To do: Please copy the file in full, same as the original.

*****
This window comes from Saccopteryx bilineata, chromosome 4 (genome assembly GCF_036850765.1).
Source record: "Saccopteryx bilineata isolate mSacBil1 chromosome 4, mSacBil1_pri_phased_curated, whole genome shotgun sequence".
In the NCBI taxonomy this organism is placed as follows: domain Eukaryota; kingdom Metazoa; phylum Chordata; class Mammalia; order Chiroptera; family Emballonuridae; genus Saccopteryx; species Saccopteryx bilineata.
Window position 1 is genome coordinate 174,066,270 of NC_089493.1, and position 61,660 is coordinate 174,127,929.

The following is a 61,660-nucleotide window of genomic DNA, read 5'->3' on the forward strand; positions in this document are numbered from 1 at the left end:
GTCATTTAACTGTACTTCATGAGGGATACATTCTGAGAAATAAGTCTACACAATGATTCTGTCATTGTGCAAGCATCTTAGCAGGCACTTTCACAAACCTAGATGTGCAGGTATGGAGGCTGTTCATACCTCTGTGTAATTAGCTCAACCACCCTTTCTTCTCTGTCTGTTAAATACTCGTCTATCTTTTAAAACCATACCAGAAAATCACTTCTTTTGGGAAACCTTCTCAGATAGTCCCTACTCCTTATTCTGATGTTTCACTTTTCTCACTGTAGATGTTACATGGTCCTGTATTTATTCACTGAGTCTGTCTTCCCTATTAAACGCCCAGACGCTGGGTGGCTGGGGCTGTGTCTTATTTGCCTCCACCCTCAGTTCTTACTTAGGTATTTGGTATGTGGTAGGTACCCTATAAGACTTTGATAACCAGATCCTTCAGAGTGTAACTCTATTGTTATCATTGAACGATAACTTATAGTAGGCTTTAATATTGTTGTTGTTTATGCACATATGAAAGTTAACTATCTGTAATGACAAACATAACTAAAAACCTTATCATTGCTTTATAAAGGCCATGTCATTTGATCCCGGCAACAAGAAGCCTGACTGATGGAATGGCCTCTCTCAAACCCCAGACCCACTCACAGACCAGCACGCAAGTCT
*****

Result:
This window comes from Saccopteryx bilineata, chromosome 4 (genome assembly GCF_036850765.1).
Source record: "Saccopteryx bilineata isolate mSacBil1 chromosome 4, mSacBil1_pri_phased_curated, whole genome shotgun sequence".
In the NCBI taxonomy this organism is placed as follows: domain Eukaryota; kingdom Metazoa; phylum Chordata; class Mammalia; order Chiroptera; family Emballonuridae; genus Saccopteryx; species Saccopteryx bilineata.
Window position 1 is genome coordinate 174,066,270 of NC_089493.1, and position 61,660 is coordinate 174,127,929.

The following is a 61,660-nucleotide window of genomic DNA, read 5'->3' on the forward strand; positions in this document are numbered from 1 at the left end:
GTCATTTAACTGTACTTCATGAGGGATACATTCTGAGAAATAAGTCTACACAATGATTCTGTCATTGTGCAAGCATCTTAGCAGGCACTTTCACAAACCTAGATGTGCAGGTATGGAGGCTGTTCATACCTCTGTGTAATTAGCTCAACCACCCTTTCTTCTCTGTCTGTTAAATACTCGTCTATCTTTTAAAACCATACCAGAAAATCACTTCTTTTGGGAAACCTTCTCAGATAGTCCCTACTCCTTATTCTGATGTTTCACTTTTCTCACTGTAGATGTTACATGGTCCTGTATTTATTCACTGAGTCTGTCTTCCCTATTAAACGCCCAGACGCTGGGTGGCTGGGGCTGTGTCTTATTTGCCTCCACCCTCAGTTCTTACTTAGGTATTTGGTATGTGGTAGGTACCCTATAAGACTTTGATAACCAGATCCTTCAGAGTGTAACTCTATTGTTATCATTGAACGATAACTTATAGTAGGCTTTAATATTGTTGTTGTTTATGCACATATGAAAGTTAACTATCTGTAATGACAAACATAACTAAAAACCTTATCATTGCTTTATAAAGGCCATGTCATTTGATCCCGGCAACAAGAAGCCTGACTGATGGAATGGCCTCTCTCAAACCCCAGACCCACTCACAGACCAGCACGCAAGTCT